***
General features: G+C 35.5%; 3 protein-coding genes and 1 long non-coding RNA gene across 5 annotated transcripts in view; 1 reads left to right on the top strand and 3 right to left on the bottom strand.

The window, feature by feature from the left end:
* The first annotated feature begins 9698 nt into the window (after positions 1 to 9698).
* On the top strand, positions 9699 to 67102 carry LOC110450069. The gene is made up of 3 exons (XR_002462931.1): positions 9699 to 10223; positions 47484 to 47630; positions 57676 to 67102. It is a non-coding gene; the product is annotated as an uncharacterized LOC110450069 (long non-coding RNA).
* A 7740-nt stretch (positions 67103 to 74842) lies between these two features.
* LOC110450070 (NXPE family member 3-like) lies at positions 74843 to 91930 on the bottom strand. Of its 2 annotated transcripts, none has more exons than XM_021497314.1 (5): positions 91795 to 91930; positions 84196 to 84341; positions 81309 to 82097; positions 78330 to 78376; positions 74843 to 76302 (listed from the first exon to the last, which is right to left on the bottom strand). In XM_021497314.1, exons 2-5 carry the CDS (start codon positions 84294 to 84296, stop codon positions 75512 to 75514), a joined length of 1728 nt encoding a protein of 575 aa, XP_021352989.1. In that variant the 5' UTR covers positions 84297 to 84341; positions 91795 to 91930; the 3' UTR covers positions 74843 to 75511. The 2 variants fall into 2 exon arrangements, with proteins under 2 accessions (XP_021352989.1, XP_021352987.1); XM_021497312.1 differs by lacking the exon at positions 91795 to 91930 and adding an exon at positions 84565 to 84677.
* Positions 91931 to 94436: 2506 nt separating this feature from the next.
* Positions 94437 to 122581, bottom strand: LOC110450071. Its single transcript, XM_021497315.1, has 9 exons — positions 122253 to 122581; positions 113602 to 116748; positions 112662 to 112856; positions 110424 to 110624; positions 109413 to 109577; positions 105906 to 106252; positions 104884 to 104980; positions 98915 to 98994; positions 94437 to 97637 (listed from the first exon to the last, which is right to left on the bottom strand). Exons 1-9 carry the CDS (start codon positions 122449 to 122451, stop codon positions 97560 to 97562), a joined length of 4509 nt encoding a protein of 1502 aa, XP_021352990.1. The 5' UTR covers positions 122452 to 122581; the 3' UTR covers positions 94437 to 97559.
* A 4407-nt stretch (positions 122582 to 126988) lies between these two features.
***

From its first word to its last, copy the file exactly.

General features: G+C 35.5%; 3 protein-coding genes and 1 long non-coding RNA gene across 5 annotated transcripts in view; 1 reads left to right on the top strand and 3 right to left on the bottom strand.

The window, feature by feature from the left end:
* The first annotated feature begins 9698 nt into the window (after positions 1 to 9698).
* On the top strand, positions 9699 to 67102 carry LOC110450069. The gene is made up of 3 exons (XR_002462931.1): positions 9699 to 10223; positions 47484 to 47630; positions 57676 to 67102. It is a non-coding gene; the product is annotated as an uncharacterized LOC110450069 (long non-coding RNA).
* A 7740-nt stretch (positions 67103 to 74842) lies between these two features.
* LOC110450070 (NXPE family member 3-like) lies at positions 74843 to 91930 on the bottom strand. Of its 2 annotated transcripts, none has more exons than XM_021497314.1 (5): positions 91795 to 91930; positions 84196 to 84341; positions 81309 to 82097; positions 78330 to 78376; positions 74843 to 76302 (listed from the first exon to the last, which is right to left on the bottom strand). In XM_021497314.1, exons 2-5 carry the CDS (start codon positions 84294 to 84296, stop codon positions 75512 to 75514), a joined length of 1728 nt encoding a protein of 575 aa, XP_021352989.1. In that variant the 5' UTR covers positions 84297 to 84341; positions 91795 to 91930; the 3' UTR covers positions 74843 to 75511. The 2 variants fall into 2 exon arrangements, with proteins under 2 accessions (XP_021352989.1, XP_021352987.1); XM_021497312.1 differs by lacking the exon at positions 91795 to 91930 and adding an exon at positions 84565 to 84677.
* Positions 91931 to 94436: 2506 nt separating this feature from the next.
* Positions 94437 to 122581, bottom strand: LOC110450071. Its single transcript, XM_021497315.1, has 9 exons — positions 122253 to 122581; positions 113602 to 116748; positions 112662 to 112856; positions 110424 to 110624; positions 109413 to 109577; positions 105906 to 106252; positions 104884 to 104980; positions 98915 to 98994; positions 94437 to 97637 (listed from the first exon to the last, which is right to left on the bottom strand). Exons 1-9 carry the CDS (start codon positions 122449 to 122451, stop codon positions 97560 to 97562), a joined length of 4509 nt encoding a protein of 1502 aa, XP_021352990.1. The 5' UTR covers positions 122452 to 122581; the 3' UTR covers positions 94437 to 97559.
* A 4407-nt stretch (positions 122582 to 126988) lies between these two features.